Visitor Question

Can I sue a surgeon after 4 years?

Submitted By: Faith (Newport, NC, USA)

I had a laminectomy/fusion done in August 2009 on my L2-3 and L3-4 vertebrae. I had pains after 1 month of surgery but the surgeon wouldn’t look at it. He said there was no reason. I have just been going to the pain management doctor until this past October. It got to the point where I couldn’t walk because I was in so much pain.

I had a milo/ct scan and found out that the fusion never took. The screws are loose, one of the screws is embedded in the bone, and the bolt ends are floating around in my body. Does this count as medical malpractice, since the doctor refused to look at the problem after I complained of pain?

Disclaimer: Our response is not formal legal advice and does not create an attorney-client relationship. It is generic legal information based on the very limited information provided. Do not rely upon the information in our response, or anywhere else on this site, when deciding the proper course of a legal matter. Always get a personalized case review from a local attorney.

Answer

Dear Faith,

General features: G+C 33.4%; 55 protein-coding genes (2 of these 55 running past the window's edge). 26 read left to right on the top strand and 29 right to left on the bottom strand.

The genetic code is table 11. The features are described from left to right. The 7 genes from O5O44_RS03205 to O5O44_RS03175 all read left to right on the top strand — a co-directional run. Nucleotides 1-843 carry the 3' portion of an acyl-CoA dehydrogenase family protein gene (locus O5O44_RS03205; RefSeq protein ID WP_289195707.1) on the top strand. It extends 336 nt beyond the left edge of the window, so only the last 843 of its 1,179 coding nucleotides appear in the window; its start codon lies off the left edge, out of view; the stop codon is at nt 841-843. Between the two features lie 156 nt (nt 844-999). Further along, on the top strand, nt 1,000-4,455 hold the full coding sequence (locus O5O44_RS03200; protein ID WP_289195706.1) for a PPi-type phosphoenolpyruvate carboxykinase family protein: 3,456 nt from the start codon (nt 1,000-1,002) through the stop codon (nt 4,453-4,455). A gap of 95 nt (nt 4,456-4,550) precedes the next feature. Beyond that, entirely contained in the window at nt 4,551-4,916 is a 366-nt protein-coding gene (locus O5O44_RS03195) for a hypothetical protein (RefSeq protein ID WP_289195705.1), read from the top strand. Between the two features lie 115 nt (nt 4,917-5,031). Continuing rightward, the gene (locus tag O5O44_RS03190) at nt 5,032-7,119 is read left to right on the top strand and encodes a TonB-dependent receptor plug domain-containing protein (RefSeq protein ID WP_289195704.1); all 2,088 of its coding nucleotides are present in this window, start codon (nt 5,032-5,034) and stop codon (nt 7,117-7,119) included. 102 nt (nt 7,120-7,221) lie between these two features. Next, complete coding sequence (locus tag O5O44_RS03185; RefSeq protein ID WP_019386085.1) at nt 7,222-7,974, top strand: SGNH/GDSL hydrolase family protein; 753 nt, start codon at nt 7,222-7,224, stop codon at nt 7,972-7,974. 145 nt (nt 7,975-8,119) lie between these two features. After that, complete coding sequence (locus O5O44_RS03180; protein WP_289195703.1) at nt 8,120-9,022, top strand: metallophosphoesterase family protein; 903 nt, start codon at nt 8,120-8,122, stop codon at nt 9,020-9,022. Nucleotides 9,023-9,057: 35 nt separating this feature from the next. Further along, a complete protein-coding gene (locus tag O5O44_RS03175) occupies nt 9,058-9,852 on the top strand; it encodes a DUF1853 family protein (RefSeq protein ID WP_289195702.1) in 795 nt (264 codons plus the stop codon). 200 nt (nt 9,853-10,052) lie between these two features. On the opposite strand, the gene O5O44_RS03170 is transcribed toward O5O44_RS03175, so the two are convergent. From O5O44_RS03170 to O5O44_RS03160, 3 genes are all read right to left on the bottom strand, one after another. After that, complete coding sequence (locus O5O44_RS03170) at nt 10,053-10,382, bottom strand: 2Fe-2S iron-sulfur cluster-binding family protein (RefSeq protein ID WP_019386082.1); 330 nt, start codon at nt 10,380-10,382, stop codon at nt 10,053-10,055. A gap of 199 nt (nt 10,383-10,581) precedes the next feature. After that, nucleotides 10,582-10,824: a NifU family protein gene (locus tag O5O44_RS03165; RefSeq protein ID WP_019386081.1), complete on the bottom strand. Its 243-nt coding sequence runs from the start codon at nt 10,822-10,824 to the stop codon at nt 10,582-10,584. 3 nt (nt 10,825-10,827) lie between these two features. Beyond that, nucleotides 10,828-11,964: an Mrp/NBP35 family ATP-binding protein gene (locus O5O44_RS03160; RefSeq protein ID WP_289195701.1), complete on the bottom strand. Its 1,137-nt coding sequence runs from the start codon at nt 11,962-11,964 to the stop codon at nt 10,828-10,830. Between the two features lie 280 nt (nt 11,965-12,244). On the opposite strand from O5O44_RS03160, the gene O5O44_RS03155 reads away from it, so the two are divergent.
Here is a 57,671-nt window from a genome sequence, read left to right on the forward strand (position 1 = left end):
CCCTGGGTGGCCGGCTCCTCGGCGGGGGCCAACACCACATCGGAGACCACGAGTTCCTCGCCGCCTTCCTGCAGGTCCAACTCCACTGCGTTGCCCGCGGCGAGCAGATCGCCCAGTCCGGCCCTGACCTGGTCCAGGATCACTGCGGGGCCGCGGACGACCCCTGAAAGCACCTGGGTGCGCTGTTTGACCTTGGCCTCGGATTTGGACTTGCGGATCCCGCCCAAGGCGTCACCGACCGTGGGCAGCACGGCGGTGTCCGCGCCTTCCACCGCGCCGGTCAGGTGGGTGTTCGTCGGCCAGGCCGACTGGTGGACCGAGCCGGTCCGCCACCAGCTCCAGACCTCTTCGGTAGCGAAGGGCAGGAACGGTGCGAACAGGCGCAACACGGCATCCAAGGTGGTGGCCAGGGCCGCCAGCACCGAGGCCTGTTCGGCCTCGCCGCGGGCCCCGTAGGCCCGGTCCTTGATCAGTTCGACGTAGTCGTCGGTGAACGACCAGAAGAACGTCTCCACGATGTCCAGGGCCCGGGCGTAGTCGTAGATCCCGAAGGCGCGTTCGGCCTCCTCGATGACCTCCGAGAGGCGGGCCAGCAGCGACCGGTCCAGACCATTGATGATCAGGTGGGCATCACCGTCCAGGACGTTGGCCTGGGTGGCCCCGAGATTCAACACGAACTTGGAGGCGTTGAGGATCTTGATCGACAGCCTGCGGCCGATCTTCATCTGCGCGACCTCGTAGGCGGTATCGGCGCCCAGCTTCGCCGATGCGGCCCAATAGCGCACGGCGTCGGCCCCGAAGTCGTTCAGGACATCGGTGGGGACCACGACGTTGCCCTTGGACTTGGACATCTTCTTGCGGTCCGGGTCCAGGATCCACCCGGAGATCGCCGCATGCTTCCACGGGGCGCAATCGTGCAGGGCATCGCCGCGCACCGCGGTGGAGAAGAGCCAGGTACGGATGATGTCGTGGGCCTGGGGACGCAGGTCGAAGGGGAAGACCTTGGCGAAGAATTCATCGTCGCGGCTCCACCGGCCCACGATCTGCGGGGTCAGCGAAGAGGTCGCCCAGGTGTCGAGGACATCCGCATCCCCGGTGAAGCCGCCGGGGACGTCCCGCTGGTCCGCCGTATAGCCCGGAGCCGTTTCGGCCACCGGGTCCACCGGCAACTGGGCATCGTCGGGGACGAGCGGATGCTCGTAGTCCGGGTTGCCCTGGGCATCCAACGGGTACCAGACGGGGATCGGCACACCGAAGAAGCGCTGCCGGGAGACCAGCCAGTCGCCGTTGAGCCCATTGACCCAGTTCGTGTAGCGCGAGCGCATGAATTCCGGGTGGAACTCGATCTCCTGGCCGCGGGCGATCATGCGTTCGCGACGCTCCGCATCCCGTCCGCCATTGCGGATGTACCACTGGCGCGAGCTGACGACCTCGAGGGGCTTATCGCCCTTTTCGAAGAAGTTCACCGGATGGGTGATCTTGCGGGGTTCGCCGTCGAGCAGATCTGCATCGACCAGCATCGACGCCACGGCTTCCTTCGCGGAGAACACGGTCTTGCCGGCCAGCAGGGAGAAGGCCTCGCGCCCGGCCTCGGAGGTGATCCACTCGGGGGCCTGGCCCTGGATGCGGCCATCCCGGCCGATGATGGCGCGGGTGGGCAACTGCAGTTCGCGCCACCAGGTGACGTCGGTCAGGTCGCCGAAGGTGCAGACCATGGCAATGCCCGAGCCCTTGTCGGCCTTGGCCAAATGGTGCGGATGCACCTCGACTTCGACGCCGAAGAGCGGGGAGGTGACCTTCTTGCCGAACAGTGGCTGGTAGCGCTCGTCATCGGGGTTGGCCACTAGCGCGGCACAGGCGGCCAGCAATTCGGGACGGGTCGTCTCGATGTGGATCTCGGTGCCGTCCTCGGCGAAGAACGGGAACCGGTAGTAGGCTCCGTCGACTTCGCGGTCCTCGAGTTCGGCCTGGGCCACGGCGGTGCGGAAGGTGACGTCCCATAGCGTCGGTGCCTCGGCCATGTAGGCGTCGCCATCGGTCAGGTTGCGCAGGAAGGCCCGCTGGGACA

Whether your injuries, or the doctor’s refusal to treat you constitutes medical malpractice will depend on several factors. Before going further you will need confirmation from at least one other doctor who can establish medical malpractice occurred. That will be difficult.

It’s rare for a doctor to criticize a fellow doctor, especially when the doctors live and work in the same general area. There’s really no advantage to doing so. A doctor who agrees to testify against a fellow doctor can often be considered by his or her peers as a pariah.

In your case, the only realistic way to really know if malpractice occurred is to seek the advice and counsel of an experienced personal injury attorney. Most successful malpractice attorneys have access to medical experts whose business it is to review other doctors’ actions and help attorneys decide if medical malpractice occurred. Fortunately, most attorneys don’t charge for initial office consultations.

Gather copies of your medical records and bills, receipts for out of pocket expenses for medications, etc., and verification of your lost wages (if any). Let the attorneys review your evidence. That way you’ll know for sure if you have the basis of a legitimate claim.

The above is general information. Laws change frequently, and across jurisdictions. You should get a personalized case evaluation from a licensed attorney. Find a local attorney to give you a free case review here , or call (888) 647-2490.

Best of luck,

Published: January 9, 2014

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